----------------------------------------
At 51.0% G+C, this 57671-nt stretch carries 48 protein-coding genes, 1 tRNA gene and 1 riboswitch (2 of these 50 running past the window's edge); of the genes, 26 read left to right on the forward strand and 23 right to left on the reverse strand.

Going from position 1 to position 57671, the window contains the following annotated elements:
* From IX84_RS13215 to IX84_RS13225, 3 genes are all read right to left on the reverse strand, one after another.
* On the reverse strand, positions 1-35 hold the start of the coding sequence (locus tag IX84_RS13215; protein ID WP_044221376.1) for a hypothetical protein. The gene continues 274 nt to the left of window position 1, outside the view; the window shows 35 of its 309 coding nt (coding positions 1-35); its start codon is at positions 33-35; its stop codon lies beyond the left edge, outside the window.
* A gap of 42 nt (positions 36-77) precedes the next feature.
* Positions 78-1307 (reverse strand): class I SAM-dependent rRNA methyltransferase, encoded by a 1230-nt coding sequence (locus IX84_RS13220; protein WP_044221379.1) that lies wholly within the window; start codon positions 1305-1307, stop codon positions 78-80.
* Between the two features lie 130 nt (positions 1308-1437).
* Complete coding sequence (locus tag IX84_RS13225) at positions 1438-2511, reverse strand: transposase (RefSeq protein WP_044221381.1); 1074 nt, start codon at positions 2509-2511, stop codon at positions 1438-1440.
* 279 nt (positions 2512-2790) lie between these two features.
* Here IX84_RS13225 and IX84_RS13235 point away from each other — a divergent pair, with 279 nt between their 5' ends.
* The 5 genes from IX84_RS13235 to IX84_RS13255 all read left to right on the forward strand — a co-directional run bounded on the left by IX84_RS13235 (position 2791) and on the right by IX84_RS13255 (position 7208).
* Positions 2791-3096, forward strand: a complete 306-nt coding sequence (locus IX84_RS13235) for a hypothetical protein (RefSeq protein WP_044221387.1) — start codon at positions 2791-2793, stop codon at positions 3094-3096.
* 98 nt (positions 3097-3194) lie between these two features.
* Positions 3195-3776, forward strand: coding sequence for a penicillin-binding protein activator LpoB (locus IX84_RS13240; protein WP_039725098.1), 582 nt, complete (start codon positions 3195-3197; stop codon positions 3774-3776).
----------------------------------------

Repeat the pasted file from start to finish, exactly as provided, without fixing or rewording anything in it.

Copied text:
At 51.0% G+C, this 57671-nt stretch carries 48 protein-coding genes, 1 tRNA gene and 1 riboswitch (2 of these 50 running past the window's edge); of the genes, 26 read left to right on the forward strand and 23 right to left on the reverse strand.

Going from position 1 to position 57671, the window contains the following annotated elements:
* From IX84_RS13215 to IX84_RS13225, 3 genes are all read right to left on the reverse strand, one after another.
* On the reverse strand, positions 1-35 hold the start of the coding sequence (locus tag IX84_RS13215; protein ID WP_044221376.1) for a hypothetical protein. The gene continues 274 nt to the left of window position 1, outside the view; the window shows 35 of its 309 coding nt (coding positions 1-35); its start codon is at positions 33-35; its stop codon lies beyond the left edge, outside the window.
* A gap of 42 nt (positions 36-77) precedes the next feature.
* Positions 78-1307 (reverse strand): class I SAM-dependent rRNA methyltransferase, encoded by a 1230-nt coding sequence (locus IX84_RS13220; protein WP_044221379.1) that lies wholly within the window; start codon positions 1305-1307, stop codon positions 78-80.
* Between the two features lie 130 nt (positions 1308-1437).
* Complete coding sequence (locus tag IX84_RS13225) at positions 1438-2511, reverse strand: transposase (RefSeq protein WP_044221381.1); 1074 nt, start codon at positions 2509-2511, stop codon at positions 1438-1440.
* 279 nt (positions 2512-2790) lie between these two features.
* Here IX84_RS13225 and IX84_RS13235 point away from each other — a divergent pair, with 279 nt between their 5' ends.
* The 5 genes from IX84_RS13235 to IX84_RS13255 all read left to right on the forward strand — a co-directional run bounded on the left by IX84_RS13235 (position 2791) and on the right by IX84_RS13255 (position 7208).
* Positions 2791-3096, forward strand: a complete 306-nt coding sequence (locus IX84_RS13235) for a hypothetical protein (RefSeq protein WP_044221387.1) — start codon at positions 2791-2793, stop codon at positions 3094-3096.
* 98 nt (positions 3097-3194) lie between these two features.
* Positions 3195-3776, forward strand: coding sequence for a penicillin-binding protein activator LpoB (locus IX84_RS13240; protein WP_039725098.1), 582 nt, complete (start codon positions 3195-3197; stop codon positions 3774-3776).